Many constituents have contacted me about the appalling and deteriorating situation in Afghanistan, after the Taliban took control of the capital city of Kabul on Sunday, August 15.
I share your profound concern and distress about the impact this will have on the lives of Afghan people, particularly women and those who have been working alongside NATO forces, NGOs and many others.
I was in the Chamber today to speak not only as the vice-Chair of the Afghanistan APPG, but also on behalf of my co-worker and dear friend Marzia Babakarkhail. Like so many others, Marzia had to flee her home in Afghanistan after the Taliban tried to assassinate her. You can watch my speech in full here.
The present situation on-ground in Afghanistan is shocking and worsening by the hour. The withdrawal of international forces in the country, especially those of the U.S, has lead to the inevitable fall of the Afghani Government, just two weeks before the U.S. was due to complete its troop withdrawal. I remain extremely concerned about the speed with which the insurgents stormed across the country, capturing all major cities in a matter of days.
We now face the tragic rollback of the gains that UK soldiers, diplomats and NGO workers, and their coalition and Afghan partners made over the last twenty years.
Women and girls will lose the freedoms they gained and those speaking out face real threats to their lives alongside members of the LGBT+ community and religious minorities who were viciously targeted under Taliban rule and now face extermination. This is in part due to the catastrophic miscalculation of the capacity and legitimacy of the Afghan government, and the resilience of Afghan security forces trained and equipped by the U.S. and its allies. That the international community has been caught out in this way is quite shocking and speaks volumes about our priorities and the lack of a human rights focus in our foreign policies.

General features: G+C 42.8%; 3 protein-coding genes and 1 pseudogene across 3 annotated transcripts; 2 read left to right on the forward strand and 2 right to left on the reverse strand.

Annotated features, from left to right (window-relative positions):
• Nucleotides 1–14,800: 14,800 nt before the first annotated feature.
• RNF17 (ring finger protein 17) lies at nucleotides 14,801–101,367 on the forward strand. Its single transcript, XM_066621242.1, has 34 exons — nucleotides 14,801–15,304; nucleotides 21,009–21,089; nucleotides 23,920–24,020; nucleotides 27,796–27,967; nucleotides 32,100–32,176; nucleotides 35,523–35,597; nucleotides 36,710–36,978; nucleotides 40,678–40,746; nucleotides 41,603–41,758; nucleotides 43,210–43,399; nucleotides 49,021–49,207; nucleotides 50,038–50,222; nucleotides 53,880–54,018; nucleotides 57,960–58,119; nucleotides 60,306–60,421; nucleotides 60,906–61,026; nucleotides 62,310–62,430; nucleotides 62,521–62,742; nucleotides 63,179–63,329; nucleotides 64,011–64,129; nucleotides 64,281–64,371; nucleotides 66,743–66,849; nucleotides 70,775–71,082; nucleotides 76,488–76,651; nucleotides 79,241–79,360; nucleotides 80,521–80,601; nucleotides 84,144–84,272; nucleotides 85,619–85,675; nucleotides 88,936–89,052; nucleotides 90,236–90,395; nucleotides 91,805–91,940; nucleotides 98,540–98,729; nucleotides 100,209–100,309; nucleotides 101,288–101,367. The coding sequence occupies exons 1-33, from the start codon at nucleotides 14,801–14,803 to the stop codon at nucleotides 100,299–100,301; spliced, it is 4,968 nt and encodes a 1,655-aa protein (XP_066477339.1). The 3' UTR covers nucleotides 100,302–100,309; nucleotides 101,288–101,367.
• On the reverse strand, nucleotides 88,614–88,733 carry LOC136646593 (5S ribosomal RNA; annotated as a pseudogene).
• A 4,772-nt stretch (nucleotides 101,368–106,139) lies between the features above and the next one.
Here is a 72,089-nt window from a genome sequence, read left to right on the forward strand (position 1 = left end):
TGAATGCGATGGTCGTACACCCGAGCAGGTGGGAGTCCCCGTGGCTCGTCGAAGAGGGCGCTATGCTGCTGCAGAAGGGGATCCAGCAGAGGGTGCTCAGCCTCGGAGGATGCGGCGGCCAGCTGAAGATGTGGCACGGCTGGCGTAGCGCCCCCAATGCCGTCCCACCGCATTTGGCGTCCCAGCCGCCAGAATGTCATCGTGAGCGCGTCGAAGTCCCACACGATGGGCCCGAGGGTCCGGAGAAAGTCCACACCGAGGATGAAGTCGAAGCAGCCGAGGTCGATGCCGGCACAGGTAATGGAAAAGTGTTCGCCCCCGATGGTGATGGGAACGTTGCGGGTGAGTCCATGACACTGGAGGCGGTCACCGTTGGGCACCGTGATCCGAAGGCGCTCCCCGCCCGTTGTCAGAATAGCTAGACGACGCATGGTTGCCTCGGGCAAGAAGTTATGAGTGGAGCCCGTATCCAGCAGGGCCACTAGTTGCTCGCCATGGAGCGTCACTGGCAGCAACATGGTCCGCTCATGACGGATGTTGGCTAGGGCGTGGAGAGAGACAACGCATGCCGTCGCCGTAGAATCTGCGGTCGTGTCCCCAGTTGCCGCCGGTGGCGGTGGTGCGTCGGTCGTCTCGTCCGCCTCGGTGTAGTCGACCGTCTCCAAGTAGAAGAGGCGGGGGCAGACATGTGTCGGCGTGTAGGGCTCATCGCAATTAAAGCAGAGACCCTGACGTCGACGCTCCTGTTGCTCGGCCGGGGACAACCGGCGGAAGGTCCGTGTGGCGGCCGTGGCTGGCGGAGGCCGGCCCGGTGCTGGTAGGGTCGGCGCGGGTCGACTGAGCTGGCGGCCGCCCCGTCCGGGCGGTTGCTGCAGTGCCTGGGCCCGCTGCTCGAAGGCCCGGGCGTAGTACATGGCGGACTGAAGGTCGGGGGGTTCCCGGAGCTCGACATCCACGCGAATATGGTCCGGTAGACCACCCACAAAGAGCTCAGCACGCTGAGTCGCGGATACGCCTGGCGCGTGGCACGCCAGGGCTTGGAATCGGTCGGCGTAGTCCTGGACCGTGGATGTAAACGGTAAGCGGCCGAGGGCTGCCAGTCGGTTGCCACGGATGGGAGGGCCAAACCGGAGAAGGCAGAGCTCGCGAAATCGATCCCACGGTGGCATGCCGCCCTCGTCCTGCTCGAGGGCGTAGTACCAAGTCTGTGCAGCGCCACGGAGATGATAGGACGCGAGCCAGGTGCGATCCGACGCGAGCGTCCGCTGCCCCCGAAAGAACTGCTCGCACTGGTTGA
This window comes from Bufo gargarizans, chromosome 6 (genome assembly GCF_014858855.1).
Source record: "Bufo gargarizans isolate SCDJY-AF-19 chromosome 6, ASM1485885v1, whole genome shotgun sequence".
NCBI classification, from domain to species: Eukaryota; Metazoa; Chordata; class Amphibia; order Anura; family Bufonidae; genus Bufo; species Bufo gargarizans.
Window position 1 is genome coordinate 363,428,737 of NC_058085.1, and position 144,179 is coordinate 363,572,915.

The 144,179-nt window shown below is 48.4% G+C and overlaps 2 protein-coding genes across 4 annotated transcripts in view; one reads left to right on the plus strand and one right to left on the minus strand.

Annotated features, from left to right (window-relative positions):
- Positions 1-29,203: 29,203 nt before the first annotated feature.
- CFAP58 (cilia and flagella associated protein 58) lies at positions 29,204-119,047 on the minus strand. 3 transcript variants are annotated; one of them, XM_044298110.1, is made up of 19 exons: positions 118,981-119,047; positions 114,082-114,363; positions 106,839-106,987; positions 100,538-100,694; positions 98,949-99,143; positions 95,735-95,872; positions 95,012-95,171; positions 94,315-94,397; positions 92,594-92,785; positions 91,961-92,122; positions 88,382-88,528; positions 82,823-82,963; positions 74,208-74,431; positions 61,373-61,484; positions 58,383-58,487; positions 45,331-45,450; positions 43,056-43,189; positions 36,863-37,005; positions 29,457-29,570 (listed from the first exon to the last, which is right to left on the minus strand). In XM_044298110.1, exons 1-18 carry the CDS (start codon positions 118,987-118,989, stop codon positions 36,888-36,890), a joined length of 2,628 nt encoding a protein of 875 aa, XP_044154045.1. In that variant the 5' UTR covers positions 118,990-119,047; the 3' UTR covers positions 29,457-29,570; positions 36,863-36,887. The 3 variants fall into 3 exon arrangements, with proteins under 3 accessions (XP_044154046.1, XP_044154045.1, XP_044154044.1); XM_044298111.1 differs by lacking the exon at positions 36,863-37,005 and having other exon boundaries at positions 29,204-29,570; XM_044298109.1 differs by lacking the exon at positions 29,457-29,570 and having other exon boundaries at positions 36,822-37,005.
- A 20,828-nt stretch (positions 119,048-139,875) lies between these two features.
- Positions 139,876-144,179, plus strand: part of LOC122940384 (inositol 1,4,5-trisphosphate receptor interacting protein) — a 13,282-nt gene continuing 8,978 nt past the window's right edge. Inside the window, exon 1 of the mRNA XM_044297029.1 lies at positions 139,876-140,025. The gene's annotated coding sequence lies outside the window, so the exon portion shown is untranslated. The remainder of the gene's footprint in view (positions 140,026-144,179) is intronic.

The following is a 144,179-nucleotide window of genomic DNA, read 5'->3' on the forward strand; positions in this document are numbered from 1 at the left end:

The international community’s response including the UK’s has been absolutely woeful and far too slow considering the immense danger so many are in as the situation is so fast-changing. This is a shameful dereliction of duty.
The immediate focus must be for the government to accelerate efforts to get UK nationals, support staff and the thousands of Afghans nationals who have served and worked alongside coalition forces out of the country. As well as the women activists who are now in grave danger of Taliban reprisals, many of whom have already faced threats. We have already seen reports of Taliban hit squads hunt down those they see as “collaborating” with coalition forces.
We should help lead that effort by committing to a British Afghanistan Resettlement Programme, to create safe and legal routes so those suffering at the hands of the Taliban can make a new life here in Britain. The Government’s proposal to take just an initial 5,000 refugees followed by only 20,000 over 5 years is not enough. Many of those at the highest risk will not survive waiting for five years to escape the Taliban. This policy must urgently be expanded to ensure people to whom we owe a huge debt are not abandoned because of an arbitrary target. And the promises made by ministers in Parliament must be reflected on the ground.